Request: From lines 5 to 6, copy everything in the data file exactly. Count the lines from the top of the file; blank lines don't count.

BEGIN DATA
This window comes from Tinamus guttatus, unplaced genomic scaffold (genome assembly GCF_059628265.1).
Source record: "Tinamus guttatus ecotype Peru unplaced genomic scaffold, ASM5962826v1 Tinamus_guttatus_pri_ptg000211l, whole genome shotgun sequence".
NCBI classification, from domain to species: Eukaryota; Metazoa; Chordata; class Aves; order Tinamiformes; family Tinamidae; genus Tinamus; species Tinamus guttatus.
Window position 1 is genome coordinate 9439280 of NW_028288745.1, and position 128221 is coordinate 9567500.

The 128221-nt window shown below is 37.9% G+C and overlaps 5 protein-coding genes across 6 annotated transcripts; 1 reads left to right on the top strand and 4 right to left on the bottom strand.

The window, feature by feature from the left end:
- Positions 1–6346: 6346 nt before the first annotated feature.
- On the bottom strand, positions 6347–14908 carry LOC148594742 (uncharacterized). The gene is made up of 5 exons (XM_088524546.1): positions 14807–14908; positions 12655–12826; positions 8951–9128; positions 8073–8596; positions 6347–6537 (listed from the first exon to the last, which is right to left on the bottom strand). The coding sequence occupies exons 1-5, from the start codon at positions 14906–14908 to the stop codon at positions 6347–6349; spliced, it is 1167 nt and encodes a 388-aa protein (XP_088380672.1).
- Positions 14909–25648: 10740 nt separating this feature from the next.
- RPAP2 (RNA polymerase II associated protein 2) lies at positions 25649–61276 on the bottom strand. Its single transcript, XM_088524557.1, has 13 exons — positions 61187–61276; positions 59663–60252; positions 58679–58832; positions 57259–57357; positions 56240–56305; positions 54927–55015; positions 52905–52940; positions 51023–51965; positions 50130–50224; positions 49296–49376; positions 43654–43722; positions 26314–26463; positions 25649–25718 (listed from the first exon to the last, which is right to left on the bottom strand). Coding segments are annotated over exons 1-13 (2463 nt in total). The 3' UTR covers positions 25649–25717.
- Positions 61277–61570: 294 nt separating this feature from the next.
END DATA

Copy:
The 128221-nt window shown below is 37.9% G+C and overlaps 5 protein-coding genes across 6 annotated transcripts; 1 reads left to right on the top strand and 4 right to left on the bottom strand.

The window, feature by feature from the left end: